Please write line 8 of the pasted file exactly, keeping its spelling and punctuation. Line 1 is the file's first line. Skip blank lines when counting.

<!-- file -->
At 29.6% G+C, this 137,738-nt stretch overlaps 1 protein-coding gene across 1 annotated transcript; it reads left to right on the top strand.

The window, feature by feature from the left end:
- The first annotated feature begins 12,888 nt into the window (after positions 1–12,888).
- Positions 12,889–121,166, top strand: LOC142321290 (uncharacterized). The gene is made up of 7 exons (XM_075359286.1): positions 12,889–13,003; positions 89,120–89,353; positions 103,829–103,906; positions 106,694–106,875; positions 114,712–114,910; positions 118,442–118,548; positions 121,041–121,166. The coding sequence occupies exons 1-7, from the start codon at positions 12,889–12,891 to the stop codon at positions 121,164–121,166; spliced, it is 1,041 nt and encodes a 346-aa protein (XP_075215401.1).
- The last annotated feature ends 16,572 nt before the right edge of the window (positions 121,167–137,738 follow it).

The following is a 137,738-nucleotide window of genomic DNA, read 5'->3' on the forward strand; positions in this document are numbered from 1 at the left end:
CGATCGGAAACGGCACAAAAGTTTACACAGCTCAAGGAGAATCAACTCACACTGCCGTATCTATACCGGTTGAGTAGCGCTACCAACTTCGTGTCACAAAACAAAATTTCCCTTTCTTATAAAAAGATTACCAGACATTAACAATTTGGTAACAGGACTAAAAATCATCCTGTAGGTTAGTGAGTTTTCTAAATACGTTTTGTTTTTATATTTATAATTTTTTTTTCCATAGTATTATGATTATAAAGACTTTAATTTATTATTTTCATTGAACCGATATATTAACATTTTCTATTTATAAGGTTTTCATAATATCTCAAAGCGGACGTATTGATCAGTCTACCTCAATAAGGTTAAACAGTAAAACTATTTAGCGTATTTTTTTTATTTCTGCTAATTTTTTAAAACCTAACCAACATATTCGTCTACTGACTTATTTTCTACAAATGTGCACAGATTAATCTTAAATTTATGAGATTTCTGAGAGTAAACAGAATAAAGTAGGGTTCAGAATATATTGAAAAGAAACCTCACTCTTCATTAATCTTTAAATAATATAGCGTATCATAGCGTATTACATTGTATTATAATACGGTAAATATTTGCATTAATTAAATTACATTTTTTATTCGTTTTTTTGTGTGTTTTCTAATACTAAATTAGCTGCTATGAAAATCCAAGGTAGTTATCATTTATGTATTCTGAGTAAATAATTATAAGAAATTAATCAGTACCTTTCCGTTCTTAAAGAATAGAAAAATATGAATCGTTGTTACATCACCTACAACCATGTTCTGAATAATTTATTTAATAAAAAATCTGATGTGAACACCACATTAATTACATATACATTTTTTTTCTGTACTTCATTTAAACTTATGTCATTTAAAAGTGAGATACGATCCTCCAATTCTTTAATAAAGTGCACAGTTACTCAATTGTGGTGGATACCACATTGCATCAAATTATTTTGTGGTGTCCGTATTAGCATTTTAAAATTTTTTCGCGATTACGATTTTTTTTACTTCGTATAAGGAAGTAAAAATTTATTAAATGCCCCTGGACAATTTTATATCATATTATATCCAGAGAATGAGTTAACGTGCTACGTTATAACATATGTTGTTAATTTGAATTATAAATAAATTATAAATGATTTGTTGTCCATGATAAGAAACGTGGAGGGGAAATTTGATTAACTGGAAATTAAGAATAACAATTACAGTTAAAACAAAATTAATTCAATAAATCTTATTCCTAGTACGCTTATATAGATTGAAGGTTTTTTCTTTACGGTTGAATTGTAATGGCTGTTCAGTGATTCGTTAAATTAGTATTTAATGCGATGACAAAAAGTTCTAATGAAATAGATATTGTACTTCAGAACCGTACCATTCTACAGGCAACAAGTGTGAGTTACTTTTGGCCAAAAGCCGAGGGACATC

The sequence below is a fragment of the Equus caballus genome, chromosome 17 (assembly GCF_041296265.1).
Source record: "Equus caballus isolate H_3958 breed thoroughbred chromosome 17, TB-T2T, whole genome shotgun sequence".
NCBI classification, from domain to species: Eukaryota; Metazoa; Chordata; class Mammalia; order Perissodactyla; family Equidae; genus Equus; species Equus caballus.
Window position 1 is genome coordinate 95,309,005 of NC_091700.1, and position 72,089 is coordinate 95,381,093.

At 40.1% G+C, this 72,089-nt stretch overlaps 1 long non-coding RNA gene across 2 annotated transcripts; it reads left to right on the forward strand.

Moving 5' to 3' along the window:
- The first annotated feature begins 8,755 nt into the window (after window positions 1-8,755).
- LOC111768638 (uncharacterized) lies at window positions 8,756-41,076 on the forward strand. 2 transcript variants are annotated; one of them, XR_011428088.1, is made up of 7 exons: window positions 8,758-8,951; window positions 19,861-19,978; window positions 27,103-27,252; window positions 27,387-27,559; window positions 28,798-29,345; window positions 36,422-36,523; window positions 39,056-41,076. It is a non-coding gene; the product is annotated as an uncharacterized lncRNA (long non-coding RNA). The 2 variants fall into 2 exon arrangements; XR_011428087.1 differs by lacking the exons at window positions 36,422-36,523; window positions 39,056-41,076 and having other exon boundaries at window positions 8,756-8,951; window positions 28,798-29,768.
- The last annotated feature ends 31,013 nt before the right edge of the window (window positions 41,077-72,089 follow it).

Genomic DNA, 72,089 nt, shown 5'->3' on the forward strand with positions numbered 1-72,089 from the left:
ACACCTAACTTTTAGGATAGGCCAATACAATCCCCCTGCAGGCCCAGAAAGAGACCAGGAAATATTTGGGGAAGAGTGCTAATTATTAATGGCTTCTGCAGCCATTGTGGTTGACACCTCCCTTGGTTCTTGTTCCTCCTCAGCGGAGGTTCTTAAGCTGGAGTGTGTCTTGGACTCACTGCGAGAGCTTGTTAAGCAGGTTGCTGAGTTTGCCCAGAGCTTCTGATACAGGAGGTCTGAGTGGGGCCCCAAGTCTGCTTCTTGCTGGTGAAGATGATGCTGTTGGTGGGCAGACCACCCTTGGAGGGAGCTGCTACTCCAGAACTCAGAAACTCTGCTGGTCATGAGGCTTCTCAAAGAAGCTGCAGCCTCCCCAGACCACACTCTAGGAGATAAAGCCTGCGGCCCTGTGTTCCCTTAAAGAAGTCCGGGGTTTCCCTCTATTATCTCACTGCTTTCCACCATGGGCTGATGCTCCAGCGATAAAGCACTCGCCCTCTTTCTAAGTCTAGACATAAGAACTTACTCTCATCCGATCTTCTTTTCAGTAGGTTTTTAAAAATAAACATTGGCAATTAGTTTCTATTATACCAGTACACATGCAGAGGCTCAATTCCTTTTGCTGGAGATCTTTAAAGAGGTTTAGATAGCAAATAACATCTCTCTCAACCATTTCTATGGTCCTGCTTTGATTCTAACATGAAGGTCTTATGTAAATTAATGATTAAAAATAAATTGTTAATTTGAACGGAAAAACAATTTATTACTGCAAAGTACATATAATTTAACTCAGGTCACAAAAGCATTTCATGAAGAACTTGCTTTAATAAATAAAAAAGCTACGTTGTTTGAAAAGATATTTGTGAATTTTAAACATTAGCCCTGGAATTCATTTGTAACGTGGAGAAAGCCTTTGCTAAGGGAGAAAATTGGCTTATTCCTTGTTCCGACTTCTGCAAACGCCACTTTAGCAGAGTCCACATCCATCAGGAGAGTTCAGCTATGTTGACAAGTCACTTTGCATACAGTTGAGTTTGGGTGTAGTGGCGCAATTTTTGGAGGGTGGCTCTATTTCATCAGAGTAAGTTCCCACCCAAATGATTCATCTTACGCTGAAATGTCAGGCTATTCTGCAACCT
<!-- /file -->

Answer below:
The sequence below is a fragment of the Equus caballus genome, chromosome 17 (assembly GCF_041296265.1).